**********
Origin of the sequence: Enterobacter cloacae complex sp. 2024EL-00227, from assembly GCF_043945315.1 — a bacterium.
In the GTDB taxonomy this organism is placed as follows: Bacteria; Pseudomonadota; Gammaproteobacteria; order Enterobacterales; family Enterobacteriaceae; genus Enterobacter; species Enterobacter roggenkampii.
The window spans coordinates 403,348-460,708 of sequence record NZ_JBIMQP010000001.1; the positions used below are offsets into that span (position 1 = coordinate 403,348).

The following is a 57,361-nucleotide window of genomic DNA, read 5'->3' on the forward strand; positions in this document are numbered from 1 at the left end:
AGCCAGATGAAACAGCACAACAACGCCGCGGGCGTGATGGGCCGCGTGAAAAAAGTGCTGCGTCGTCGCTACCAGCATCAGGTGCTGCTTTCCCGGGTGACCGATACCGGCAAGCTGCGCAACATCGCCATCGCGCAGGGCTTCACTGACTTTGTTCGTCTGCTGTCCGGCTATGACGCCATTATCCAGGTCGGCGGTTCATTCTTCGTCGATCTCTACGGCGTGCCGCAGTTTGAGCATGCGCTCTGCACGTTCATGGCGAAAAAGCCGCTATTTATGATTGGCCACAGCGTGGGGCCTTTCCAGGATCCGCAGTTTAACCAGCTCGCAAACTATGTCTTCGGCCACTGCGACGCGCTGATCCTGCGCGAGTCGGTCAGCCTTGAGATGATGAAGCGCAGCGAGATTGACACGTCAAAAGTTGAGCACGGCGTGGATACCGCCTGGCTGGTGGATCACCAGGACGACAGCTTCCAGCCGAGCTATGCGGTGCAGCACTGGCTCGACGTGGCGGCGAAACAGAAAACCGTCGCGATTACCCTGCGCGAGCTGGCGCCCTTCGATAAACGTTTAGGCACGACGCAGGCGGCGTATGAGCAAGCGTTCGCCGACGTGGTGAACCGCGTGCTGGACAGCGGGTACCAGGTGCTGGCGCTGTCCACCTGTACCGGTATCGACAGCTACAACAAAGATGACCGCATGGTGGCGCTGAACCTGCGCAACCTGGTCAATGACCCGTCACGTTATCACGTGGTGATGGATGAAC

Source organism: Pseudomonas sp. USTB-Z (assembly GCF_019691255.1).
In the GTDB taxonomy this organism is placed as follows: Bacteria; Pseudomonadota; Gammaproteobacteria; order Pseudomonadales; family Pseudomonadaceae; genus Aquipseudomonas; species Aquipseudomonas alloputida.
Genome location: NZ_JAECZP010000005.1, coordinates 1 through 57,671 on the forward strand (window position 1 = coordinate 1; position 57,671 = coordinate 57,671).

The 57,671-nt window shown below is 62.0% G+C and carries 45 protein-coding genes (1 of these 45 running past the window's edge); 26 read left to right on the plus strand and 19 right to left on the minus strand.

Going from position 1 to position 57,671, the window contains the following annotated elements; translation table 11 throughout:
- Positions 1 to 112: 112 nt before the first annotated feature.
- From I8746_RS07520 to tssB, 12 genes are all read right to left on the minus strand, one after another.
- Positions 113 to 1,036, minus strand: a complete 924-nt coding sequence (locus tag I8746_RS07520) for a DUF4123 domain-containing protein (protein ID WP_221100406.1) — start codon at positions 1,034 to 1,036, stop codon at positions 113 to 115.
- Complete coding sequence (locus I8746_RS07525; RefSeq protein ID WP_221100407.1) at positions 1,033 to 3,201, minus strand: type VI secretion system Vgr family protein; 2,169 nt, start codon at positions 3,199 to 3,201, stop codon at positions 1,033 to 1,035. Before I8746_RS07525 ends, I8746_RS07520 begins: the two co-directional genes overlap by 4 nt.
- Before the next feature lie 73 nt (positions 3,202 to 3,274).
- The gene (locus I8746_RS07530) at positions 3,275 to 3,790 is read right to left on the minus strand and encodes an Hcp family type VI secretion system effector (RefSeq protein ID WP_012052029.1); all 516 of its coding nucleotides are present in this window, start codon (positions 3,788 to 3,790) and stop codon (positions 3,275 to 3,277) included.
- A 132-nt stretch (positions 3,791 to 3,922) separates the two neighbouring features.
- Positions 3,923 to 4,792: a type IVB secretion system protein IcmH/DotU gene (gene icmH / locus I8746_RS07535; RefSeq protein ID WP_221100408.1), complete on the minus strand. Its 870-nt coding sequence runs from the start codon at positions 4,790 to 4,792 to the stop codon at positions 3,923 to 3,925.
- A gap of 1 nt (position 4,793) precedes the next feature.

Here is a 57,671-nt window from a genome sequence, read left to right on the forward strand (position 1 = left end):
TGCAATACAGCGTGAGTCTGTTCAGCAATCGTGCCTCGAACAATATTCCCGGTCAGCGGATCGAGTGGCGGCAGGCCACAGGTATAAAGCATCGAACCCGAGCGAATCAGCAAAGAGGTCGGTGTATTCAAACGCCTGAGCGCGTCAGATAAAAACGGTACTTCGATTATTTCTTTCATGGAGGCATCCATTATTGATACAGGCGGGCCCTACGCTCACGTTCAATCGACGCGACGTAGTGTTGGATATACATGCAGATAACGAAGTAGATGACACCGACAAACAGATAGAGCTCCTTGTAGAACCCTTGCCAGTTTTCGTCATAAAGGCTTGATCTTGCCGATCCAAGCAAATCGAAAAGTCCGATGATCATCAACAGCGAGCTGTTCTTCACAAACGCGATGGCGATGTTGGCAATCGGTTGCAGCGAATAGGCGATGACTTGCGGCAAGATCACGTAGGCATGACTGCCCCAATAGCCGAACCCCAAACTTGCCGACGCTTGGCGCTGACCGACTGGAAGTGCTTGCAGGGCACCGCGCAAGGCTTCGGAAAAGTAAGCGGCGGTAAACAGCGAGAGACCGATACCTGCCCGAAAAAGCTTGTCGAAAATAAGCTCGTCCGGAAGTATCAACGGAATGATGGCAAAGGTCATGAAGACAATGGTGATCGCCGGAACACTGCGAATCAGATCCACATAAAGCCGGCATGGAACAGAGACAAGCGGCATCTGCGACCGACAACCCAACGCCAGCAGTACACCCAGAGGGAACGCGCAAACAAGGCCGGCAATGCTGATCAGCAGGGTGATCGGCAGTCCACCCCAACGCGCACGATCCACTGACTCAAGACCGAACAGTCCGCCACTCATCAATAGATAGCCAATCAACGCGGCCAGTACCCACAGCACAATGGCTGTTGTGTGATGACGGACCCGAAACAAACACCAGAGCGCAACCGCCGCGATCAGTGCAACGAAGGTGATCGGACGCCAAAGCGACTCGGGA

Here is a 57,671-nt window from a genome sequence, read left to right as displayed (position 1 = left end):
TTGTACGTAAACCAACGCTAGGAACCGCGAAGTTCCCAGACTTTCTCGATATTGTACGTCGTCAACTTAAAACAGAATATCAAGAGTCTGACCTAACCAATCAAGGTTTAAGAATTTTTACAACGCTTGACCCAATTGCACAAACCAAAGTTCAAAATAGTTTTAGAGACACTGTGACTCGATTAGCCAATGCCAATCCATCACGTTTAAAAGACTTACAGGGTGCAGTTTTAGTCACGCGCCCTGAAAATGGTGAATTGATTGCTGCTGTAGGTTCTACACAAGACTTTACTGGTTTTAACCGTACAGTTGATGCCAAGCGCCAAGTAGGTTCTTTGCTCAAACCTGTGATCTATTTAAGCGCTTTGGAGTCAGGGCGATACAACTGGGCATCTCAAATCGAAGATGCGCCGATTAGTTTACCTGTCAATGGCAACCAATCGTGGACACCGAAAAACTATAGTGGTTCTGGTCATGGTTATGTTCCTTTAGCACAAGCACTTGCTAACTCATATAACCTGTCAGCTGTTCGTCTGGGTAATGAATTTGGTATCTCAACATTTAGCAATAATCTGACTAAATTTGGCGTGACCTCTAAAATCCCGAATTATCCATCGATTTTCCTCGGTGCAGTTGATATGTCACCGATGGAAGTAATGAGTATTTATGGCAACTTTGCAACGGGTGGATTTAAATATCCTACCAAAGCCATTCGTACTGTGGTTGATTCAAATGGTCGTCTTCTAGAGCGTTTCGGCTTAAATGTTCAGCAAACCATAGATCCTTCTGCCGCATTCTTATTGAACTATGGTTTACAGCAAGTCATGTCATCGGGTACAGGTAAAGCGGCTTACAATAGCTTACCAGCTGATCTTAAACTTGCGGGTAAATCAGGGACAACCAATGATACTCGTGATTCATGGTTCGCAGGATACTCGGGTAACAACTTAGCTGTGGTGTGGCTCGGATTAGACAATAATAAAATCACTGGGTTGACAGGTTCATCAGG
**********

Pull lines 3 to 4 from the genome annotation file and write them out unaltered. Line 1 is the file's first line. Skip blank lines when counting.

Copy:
The window spans coordinates 403,348-460,708 of sequence record NZ_JBIMQP010000001.1; the positions used below are offsets into that span (position 1 = coordinate 403,348).

The following is a 57,361-nucleotide window of genomic DNA, read 5'->3' on the forward strand; positions in this document are numbered from 1 at the left end: